In the latest Comic Book Legends Revealed, see the Iron Man panel that Jim Starlin thought was so bad that he figured he’d just script his own comics
Welcome to Comic Book Legends Revealed! This is the eight hundred and seventy-sixth installment where we examine three comic book legends and determine whether they are true or false. As usual, there will be three posts, one for each of the three legends. Click here for the first legend of this installment.
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Jim Starlin thought that a piece of dialogue in an issue of Iron Man was so bad that he decided he might as well just script his own comic books.
True (from Starlin’s perspective, of course)
Jim Starlin is one of the most successful “double threat” comic book creators around, as he is an amazing artist, but he is also a great writer. Over the years, he has frequently finished in the Top 50 of both our Top Comic Book Writers AND our Top Comic Book Artists countdowns (although this year he fell short on the art-side of things).
The interesting thing is, though, that when he broke into comic books, even when he started doing his OWN comic books, he didn’t think he was a good enough writer to script his comics, so he would work with a writer at first. How things changed was a funny story…
HOW JIM STARLIN ORIGINALLY WROTE HIS COMIC BOOK STORIES
When Jim Starlin broke into the comic book industry in the early 1970s at Marvel, it was still the heyday of the so-called “Marvel Method” (so-called because Marvel did not originate the concept, as it had been used since the earliest days of comics in certain instances. It was just that Marvel ONLY used this approach for a long period of time, and thus the term became associated with Marvel as a result), which meant that Jim Starlin was, essentially, “writing” every issue he worked on for Marvel, as the Marvel Method relied on the artist to break down how the story would go. This could be done with a detailed plot from a writer (which is how Roy Thomas typically worked, for instance) or a much looser plot (like how Stan Lee tended to work), and sometimes these plots were just conversations between the writer and artist. Therefore, obviously, depending on how involved the “writer” of the comic book was in the plotting, the artist could really be responsible for the greatest proportion of the story, while the “writer” would then come in and add dialogue for the comic.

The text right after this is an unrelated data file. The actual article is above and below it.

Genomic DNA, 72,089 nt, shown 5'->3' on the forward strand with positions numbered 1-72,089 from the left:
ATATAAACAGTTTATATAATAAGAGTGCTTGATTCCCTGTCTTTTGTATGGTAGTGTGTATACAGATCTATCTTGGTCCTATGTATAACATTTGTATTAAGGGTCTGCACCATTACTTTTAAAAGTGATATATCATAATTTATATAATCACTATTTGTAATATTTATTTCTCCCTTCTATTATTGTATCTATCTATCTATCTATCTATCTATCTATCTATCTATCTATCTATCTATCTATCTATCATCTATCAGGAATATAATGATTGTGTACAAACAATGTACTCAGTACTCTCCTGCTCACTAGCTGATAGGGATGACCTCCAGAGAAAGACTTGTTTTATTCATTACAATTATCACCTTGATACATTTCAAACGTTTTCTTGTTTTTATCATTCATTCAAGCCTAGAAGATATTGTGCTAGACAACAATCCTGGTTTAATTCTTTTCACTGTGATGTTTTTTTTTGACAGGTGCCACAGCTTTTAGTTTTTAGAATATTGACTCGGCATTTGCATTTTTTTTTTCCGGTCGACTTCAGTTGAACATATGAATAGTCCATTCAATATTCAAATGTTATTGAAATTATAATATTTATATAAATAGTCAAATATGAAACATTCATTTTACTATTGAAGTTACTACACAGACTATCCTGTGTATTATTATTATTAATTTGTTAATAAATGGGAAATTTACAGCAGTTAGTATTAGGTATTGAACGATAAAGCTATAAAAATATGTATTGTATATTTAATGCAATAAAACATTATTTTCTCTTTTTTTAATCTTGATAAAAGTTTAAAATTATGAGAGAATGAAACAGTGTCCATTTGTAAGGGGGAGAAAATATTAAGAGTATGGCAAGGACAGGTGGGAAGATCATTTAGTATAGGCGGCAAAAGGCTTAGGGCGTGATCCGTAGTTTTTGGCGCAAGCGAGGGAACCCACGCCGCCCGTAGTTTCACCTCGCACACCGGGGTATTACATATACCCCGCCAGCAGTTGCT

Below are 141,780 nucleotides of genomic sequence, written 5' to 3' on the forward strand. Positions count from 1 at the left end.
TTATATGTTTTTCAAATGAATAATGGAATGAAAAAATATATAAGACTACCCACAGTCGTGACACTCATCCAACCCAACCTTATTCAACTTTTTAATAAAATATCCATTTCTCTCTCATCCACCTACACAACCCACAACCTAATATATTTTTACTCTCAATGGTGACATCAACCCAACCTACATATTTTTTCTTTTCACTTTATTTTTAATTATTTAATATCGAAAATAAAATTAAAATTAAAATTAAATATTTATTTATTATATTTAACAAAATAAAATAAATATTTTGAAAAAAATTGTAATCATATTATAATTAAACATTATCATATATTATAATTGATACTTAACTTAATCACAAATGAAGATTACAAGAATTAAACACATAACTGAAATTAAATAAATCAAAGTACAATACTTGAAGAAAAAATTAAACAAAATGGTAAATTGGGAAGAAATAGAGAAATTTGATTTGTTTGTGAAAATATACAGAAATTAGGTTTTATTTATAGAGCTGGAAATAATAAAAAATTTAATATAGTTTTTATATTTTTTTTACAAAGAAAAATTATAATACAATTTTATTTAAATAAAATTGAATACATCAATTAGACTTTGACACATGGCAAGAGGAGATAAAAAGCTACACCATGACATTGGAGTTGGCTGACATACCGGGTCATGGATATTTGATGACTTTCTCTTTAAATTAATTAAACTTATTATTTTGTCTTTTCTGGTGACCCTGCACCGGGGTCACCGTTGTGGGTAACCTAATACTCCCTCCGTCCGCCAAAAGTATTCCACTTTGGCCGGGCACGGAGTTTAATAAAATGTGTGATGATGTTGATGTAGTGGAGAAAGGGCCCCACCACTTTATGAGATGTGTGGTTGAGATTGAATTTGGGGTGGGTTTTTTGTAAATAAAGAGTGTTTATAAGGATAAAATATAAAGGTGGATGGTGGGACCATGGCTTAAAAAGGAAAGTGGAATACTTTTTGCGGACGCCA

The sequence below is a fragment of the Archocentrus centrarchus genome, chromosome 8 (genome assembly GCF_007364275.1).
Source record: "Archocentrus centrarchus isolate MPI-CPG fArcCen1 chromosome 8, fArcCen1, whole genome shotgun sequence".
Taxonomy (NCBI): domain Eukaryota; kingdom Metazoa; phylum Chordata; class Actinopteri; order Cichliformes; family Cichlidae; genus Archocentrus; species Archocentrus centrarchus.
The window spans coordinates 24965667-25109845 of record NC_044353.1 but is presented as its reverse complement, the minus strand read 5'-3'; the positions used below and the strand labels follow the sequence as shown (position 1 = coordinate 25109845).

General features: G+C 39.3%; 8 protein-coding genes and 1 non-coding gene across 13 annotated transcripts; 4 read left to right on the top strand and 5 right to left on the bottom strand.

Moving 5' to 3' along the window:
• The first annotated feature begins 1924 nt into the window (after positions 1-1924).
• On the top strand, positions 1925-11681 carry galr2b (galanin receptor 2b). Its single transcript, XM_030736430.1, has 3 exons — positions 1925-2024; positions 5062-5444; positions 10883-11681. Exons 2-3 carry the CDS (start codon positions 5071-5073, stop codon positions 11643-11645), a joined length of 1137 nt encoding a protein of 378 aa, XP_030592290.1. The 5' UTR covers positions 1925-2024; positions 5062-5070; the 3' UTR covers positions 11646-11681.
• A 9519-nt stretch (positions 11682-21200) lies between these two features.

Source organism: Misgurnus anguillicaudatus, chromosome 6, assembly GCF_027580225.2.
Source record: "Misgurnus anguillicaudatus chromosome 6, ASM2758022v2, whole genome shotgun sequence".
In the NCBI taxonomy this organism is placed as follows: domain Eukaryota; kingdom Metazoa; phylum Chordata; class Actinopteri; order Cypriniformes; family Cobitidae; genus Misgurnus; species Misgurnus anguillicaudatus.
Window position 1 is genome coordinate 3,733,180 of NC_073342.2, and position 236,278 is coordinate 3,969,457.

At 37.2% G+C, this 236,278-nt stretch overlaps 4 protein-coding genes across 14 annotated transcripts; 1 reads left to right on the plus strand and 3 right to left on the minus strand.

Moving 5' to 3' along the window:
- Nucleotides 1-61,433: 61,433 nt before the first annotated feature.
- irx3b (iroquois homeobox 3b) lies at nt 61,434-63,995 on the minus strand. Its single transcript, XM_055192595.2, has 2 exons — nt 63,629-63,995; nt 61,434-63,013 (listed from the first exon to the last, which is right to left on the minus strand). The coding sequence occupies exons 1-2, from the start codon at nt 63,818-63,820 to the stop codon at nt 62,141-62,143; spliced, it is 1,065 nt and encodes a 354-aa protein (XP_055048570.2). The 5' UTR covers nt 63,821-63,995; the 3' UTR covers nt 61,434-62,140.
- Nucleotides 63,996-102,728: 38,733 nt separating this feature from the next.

That last bit, though, is and was daunting for a lot of comic book creators, and Starlin was one of them. So he preferred to just work with other writers, including Steve Gerber and Mike Friedrich, two of the “Second Generation” of comic book writers breaking into comics at this time (marked by the fact that they grew up on comic books, unlike the first generation of writers). It was while working with Friedrich that Starlin created Thanos (based on characters that Starlin had invented before working for Marvel) and introduced him (along with Drax the Destroyer) in Iron Man #55…
After Starlin hoped to take over Iron Man full-time with either Friedrich or Gerber scripting the book, Starlin instead got a chance to take over Captain Marvel, instead, and in his first issue, Captain Marvel #25, Friedrich was his scripter…
However, Friedrich ultimately gained the gig of writing Iron Man himself (as opposed to while working with Starlin, so here, Friedrich was now doing the majority of the plotting with George Tuska on art (Tuska was an old school artist who said that he actually LIKED the freedom of the Marvel Method, unlike a number of his other peers who weren’t used to working in this new style. However, suffice it to say that when Friedrich and Tuska were doing Iron Man, Friedrich was the main plotter on the series).
In Iron Man #60 (by Friedrich, Tuska and Mike Esposito), Tony Stark’s married friends, Happy Hogan and Pepper Potts, get into an argument…
That was a surprisingly important page.
THE IRON MAN ISSUE THAT CHANGED JIM STARLIN’S MIND ABOUT WRITING COMICS
In London Edition Magazine’s Batman Monthly #36 in 1991, Starlin explained how he made the transition from plotting/drawing to plotting/drawing AND scripting, and it turned out that that issue of Iron Man, specifically that fight between Happy and Pepper, was what inspired him…in a roundabout fashion.
He noted, “I remember one issue where this character was having trouble with his girlfriend. He walks out of his office and kicks over a trashcan, then shakes his head and says, ‘Look what this woman’s done to me; she’s turned me into a litterbug!’ I thought, ‘I can do better than that.'”
That issue of Iron Man came out the same month as Captain Marvel #27, by Starlin and Friedrich…
Starling presumably saw the copy before the issue was published, and he then asked Roy Thomas to let him script Captain Marvel solo. Friedrich, of course, didn’t want to lose the gig, and this led to Captain Marvel #28 becoming a weird competition between Starlin and Friedrich (that I wrote about in an old Comic Book Legends Revealed).
You can read that legend for the details of how it all went down, but suffice it to say, Starlin won (just briefly, because I feel I owe you at least some quick context, the competition was essentially “Can Starlin script a chapter that was not discernibly worse than a chapter scripted by Friedrich? If so, Starlin as the plotter/artist, should have the privilege of going solo if he so chooses”).
And all because of a litterbug line…
Thanks to my pal, Paul Cornish, for the heads-up about this story! And thanks to Stan Nichols and Jim Starlin for the information. And as an aside, I like your writing very much, Mike Friedrich!
CHECK OUT A MOVIE LEGENDS REVEALED!
In the latest Movie Legends Revealed – Was the math problem-solving scene in Good Will Hunting based on a real life incident?
PART THREE SOON!
Check back soon for part 3 of this installment’s legends!